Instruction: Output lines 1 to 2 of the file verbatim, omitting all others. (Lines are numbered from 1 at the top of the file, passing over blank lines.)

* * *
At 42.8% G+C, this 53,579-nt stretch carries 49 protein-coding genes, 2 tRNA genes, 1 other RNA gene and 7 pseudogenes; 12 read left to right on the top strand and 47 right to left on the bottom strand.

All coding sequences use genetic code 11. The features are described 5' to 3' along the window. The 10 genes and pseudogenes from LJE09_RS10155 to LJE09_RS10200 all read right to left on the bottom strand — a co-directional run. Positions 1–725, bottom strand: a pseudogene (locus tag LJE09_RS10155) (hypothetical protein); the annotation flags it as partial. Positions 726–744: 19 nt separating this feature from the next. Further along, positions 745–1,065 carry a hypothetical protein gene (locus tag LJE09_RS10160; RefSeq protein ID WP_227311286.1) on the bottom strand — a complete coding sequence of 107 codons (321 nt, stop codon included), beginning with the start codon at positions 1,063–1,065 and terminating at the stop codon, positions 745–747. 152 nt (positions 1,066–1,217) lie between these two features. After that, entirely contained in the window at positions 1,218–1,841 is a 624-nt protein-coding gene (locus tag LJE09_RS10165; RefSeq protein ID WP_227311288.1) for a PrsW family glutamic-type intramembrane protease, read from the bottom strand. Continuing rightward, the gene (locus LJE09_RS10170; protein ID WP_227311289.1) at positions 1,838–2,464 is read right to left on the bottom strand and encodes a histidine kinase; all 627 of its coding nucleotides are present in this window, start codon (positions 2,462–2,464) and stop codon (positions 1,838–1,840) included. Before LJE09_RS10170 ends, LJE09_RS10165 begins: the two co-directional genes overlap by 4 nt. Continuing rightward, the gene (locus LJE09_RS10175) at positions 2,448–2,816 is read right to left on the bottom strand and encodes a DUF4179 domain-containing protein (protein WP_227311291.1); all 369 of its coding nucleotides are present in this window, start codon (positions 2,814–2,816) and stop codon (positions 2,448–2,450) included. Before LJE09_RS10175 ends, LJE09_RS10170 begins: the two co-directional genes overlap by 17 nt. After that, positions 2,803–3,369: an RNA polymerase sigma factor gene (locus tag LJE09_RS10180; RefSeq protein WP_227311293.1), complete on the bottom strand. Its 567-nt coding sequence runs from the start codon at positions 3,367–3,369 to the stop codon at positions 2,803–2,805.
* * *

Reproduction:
At 42.8% G+C, this 53,579-nt stretch carries 49 protein-coding genes, 2 tRNA genes, 1 other RNA gene and 7 pseudogenes; 12 read left to right on the top strand and 47 right to left on the bottom strand.

All coding sequences use genetic code 11. The features are described 5' to 3' along the window. The 10 genes and pseudogenes from LJE09_RS10155 to LJE09_RS10200 all read right to left on the bottom strand — a co-directional run. Positions 1–725, bottom strand: a pseudogene (locus tag LJE09_RS10155) (hypothetical protein); the annotation flags it as partial. Positions 726–744: 19 nt separating this feature from the next. Further along, positions 745–1,065 carry a hypothetical protein gene (locus tag LJE09_RS10160; RefSeq protein ID WP_227311286.1) on the bottom strand — a complete coding sequence of 107 codons (321 nt, stop codon included), beginning with the start codon at positions 1,063–1,065 and terminating at the stop codon, positions 745–747. 152 nt (positions 1,066–1,217) lie between these two features. After that, entirely contained in the window at positions 1,218–1,841 is a 624-nt protein-coding gene (locus tag LJE09_RS10165; RefSeq protein ID WP_227311288.1) for a PrsW family glutamic-type intramembrane protease, read from the bottom strand. Continuing rightward, the gene (locus LJE09_RS10170; protein ID WP_227311289.1) at positions 1,838–2,464 is read right to left on the bottom strand and encodes a histidine kinase; all 627 of its coding nucleotides are present in this window, start codon (positions 2,462–2,464) and stop codon (positions 1,838–1,840) included. Before LJE09_RS10170 ends, LJE09_RS10165 begins: the two co-directional genes overlap by 4 nt. Continuing rightward, the gene (locus LJE09_RS10175) at positions 2,448–2,816 is read right to left on the bottom strand and encodes a DUF4179 domain-containing protein (protein WP_227311291.1); all 369 of its coding nucleotides are present in this window, start codon (positions 2,814–2,816) and stop codon (positions 2,448–2,450) included. Before LJE09_RS10175 ends, LJE09_RS10170 begins: the two co-directional genes overlap by 17 nt. After that, positions 2,803–3,369: an RNA polymerase sigma factor gene (locus tag LJE09_RS10180; RefSeq protein WP_227311293.1), complete on the bottom strand. Its 567-nt coding sequence runs from the start codon at positions 3,367–3,369 to the stop codon at positions 2,803–2,805.